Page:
When my brothers and sisters and I were younger, we had a dog named Bandit. I don’t remember exactly where we got him but he was black with some white and brown coloring around his eyes. He was probably a cross-mix and had features like that belonging to the Collie breed. Unlike his name suggest, Bandit did not steal.
Whether we were outside playing or somewhere in the house, Bandit made his rounds to check on us to make sure we were okay. This dog was more than a pet to us, he was an escape.
We were raised in a large family. The atmosphere of our home was often cold. It seemed that most of what I remember of what took place back then, centered around alcohol addiction, lies, and various forms of physical and mental abuses. Barely having the basic necessities of life didn’t help either as often we left the home embarrassed, shameful , and having low self-esteem.
For my brothers and sisters and I, surviving these challenging years would depend on our learning early in life when to speak, and when not to open our mouths. Surviving also depended on knowing who we could trust. Who we could turn to, that we knew would not try to add insult to the injuries we were already facing. Who would be there for us in our time of need and who would not ask for anything back for the help received?
As the years went by, the number of people we could trust, where we could expose the different types of abuses we as children endured our home was non-existent. To reveal to others the secrets that went on behind our closed doors of our home was not always the safest thing to do. But we were never alone during these times. We had a friend, Bandit.
I can still smell his warm breath, as he licked the tears off my face and looked at me with his sympathetic eyes. I could almost read his mind and just knowing that he cared, this seemed to make my inner pains fade some as I drew him closer to my body and held on to him for comfort and love. Somehow Bandit always came around and did not care how mad we got or how many tears we cried; he stayed with us until we were brave enough to interact with the other family members again. It was like he gave us a little of his strength each time we held him close.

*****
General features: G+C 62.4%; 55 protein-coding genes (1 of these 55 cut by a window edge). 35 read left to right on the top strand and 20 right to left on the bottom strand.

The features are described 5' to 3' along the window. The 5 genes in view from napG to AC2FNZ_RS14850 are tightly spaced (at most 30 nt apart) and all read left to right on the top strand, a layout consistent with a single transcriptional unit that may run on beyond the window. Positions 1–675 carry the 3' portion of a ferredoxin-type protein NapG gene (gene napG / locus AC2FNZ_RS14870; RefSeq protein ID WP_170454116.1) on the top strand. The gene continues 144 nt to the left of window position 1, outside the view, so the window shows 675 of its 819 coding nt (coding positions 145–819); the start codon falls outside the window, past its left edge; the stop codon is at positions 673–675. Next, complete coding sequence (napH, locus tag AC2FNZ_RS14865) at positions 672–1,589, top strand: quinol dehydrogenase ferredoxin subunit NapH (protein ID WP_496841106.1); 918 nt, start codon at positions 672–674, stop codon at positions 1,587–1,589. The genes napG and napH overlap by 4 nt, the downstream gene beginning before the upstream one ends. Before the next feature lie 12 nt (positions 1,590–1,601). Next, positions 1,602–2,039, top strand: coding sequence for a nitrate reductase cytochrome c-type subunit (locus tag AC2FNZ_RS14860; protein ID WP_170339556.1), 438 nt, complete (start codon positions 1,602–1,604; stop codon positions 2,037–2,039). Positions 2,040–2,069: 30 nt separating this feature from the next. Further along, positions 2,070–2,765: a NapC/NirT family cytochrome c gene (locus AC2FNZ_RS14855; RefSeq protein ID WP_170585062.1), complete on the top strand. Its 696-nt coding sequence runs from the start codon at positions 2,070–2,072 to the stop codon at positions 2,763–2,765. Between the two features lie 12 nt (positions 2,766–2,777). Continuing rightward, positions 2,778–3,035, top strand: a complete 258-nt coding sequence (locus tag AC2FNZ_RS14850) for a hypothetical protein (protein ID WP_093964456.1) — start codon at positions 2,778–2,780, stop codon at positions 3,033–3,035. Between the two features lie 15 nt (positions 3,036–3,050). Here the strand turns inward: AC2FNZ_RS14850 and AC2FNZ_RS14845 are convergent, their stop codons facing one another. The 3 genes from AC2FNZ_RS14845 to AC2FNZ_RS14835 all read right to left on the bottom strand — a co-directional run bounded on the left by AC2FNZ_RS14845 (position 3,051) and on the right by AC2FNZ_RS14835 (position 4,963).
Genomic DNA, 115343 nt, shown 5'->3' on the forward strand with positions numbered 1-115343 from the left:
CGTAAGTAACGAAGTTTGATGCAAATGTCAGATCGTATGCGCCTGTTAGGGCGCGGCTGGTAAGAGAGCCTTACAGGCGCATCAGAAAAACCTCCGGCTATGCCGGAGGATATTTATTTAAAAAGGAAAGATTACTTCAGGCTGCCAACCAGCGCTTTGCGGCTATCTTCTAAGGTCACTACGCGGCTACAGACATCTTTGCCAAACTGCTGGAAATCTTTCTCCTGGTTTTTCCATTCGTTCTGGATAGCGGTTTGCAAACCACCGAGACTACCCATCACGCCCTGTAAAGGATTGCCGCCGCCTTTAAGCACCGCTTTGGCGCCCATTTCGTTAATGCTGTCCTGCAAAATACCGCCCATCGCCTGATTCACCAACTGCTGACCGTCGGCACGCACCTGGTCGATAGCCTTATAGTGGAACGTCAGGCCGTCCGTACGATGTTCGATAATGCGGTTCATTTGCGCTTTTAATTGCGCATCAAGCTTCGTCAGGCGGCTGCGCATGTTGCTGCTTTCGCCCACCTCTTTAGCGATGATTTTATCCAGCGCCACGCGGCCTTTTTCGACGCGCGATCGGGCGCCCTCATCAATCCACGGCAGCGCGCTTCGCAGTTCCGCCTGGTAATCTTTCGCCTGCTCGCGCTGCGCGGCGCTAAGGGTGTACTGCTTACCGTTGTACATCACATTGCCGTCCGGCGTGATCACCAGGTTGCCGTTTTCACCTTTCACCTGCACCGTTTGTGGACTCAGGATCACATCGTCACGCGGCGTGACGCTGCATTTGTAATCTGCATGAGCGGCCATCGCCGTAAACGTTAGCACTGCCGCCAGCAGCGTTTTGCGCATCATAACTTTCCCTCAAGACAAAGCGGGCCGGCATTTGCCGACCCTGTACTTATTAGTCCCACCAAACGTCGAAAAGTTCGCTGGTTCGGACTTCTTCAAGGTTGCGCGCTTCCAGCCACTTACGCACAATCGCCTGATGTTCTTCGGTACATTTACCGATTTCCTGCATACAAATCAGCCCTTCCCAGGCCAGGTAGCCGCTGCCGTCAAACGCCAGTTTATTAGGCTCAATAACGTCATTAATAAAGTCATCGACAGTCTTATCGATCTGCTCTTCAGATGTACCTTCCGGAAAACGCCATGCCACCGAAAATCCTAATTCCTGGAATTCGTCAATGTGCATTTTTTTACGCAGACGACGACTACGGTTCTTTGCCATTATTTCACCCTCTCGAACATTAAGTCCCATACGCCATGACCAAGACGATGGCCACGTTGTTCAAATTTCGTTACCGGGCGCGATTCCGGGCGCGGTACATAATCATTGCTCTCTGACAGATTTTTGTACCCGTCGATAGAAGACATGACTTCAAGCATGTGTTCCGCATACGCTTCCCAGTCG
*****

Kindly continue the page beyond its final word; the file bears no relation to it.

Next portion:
There were times that Bandit came between us and the abuser, and he would bark and bark at the person to try to keep them away from us, protecting us. That act of valor would cost him as he would now be in the line of fire and took over being the victim, allowing us a chance to step back. It would be our turn to return the favor and reach out to him and soothe his pains and shower him with our love. Bandit was special. He was not just a dog. He was our protector and friend, to the end of his life.
As I aged in life and separated myself from the family, I did not allow the cycle of abuse to continue in my family. I tried to raise my children in a way that all children should be raised, free of fear, and with love and trust, and more importantly free of any kind of abuse.
My children did not have Bandit, as he had already passed on, but there were times we had a dog or cat running underfoot in our homes. I can remember seeing the children interact with these pets and as I watched them bond with them; I knew too, they would never be alone. They would always have their special “friend,” who they could trust with their secrets and who they knew would come to them when they had tears to shed and needed that extra loving touch that only they could offer.
Today, I still think about all Bandit did for us in our younger years. On top of being a trusted friend, the most important thing he gave us other than himself, was the ability to know what it was like to be loved.